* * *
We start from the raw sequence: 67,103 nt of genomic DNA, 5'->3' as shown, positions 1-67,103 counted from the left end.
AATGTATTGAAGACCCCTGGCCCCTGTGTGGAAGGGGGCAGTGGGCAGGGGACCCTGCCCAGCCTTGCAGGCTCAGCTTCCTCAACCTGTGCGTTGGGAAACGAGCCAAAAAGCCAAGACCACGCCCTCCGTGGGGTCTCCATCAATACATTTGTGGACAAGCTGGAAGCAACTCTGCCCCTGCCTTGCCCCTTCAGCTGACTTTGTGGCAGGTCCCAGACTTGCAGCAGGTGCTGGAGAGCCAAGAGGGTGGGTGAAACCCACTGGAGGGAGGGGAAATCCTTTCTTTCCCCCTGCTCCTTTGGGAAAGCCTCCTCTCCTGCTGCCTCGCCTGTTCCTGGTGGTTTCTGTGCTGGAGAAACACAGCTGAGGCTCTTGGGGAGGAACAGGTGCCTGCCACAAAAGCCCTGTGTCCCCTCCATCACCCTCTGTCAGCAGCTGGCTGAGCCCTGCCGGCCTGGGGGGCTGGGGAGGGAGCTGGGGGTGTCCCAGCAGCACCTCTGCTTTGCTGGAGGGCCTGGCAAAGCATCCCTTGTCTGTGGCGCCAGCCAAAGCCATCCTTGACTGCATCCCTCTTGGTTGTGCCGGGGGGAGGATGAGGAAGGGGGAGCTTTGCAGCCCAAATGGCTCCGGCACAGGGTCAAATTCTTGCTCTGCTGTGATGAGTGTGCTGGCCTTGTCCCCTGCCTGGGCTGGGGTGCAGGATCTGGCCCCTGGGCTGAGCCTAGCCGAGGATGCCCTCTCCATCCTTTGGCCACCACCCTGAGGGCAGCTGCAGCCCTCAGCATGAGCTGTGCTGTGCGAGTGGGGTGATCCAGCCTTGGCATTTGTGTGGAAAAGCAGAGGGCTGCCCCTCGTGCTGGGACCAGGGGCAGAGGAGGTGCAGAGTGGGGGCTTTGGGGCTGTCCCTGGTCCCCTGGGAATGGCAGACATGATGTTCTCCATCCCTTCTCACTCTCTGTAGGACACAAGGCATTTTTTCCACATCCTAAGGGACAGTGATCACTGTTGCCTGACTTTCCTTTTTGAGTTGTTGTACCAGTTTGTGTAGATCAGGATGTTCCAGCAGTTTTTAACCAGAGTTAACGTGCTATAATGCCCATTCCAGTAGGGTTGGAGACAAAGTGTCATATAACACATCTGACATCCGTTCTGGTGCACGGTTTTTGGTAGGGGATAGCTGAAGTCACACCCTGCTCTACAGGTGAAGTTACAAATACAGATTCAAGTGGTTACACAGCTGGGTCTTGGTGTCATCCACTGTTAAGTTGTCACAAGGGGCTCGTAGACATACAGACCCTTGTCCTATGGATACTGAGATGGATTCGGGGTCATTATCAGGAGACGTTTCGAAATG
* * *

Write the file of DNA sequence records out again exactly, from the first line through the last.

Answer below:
We start from the raw sequence: 67,103 nt of genomic DNA, 5'->3' as shown, positions 1-67,103 counted from the left end.
AATGTATTGAAGACCCCTGGCCCCTGTGTGGAAGGGGGCAGTGGGCAGGGGACCCTGCCCAGCCTTGCAGGCTCAGCTTCCTCAACCTGTGCGTTGGGAAACGAGCCAAAAAGCCAAGACCACGCCCTCCGTGGGGTCTCCATCAATACATTTGTGGACAAGCTGGAAGCAACTCTGCCCCTGCCTTGCCCCTTCAGCTGACTTTGTGGCAGGTCCCAGACTTGCAGCAGGTGCTGGAGAGCCAAGAGGGTGGGTGAAACCCACTGGAGGGAGGGGAAATCCTTTCTTTCCCCCTGCTCCTTTGGGAAAGCCTCCTCTCCTGCTGCCTCGCCTGTTCCTGGTGGTTTCTGTGCTGGAGAAACACAGCTGAGGCTCTTGGGGAGGAACAGGTGCCTGCCACAAAAGCCCTGTGTCCCCTCCATCACCCTCTGTCAGCAGCTGGCTGAGCCCTGCCGGCCTGGGGGGCTGGGGAGGGAGCTGGGGGTGTCCCAGCAGCACCTCTGCTTTGCTGGAGGGCCTGGCAAAGCATCCCTTGTCTGTGGCGCCAGCCAAAGCCATCCTTGACTGCATCCCTCTTGGTTGTGCCGGGGGGAGGATGAGGAAGGGGGAGCTTTGCAGCCCAAATGGCTCCGGCACAGGGTCAAATTCTTGCTCTGCTGTGATGAGTGTGCTGGCCTTGTCCCCTGCCTGGGCTGGGGTGCAGGATCTGGCCCCTGGGCTGAGCCTAGCCGAGGATGCCCTCTCCATCCTTTGGCCACCACCCTGAGGGCAGCTGCAGCCCTCAGCATGAGCTGTGCTGTGCGAGTGGGGTGATCCAGCCTTGGCATTTGTGTGGAAAAGCAGAGGGCTGCCCCTCGTGCTGGGACCAGGGGCAGAGGAGGTGCAGAGTGGGGGCTTTGGGGCTGTCCCTGGTCCCCTGGGAATGGCAGACATGATGTTCTCCATCCCTTCTCACTCTCTGTAGGACACAAGGCATTTTTTCCACATCCTAAGGGACAGTGATCACTGTTGCCTGACTTTCCTTTTTGAGTTGTTGTACCAGTTTGTGTAGATCAGGATGTTCCAGCAGTTTTTAACCAGAGTTAACGTGCTATAATGCCCATTCCAGTAGGGTTGGAGACAAAGTGTCATATAACACATCTGACATCCGTTCTGGTGCACGGTTTTTGGTAGGGGATAGCTGAAGTCACACCCTGCTCTACAGGTGAAGTTACAAATACAGATTCAAGTGGTTACACAGCTGGGTCTTGGTGTCATCCACTGTTAAGTTGTCACAAGGGGCTCGTAGACATACAGACCCTTGTCCTATGGATACTGAGATGGATTCGGGGTCATTATCAGGAGACGTTTCGAAATG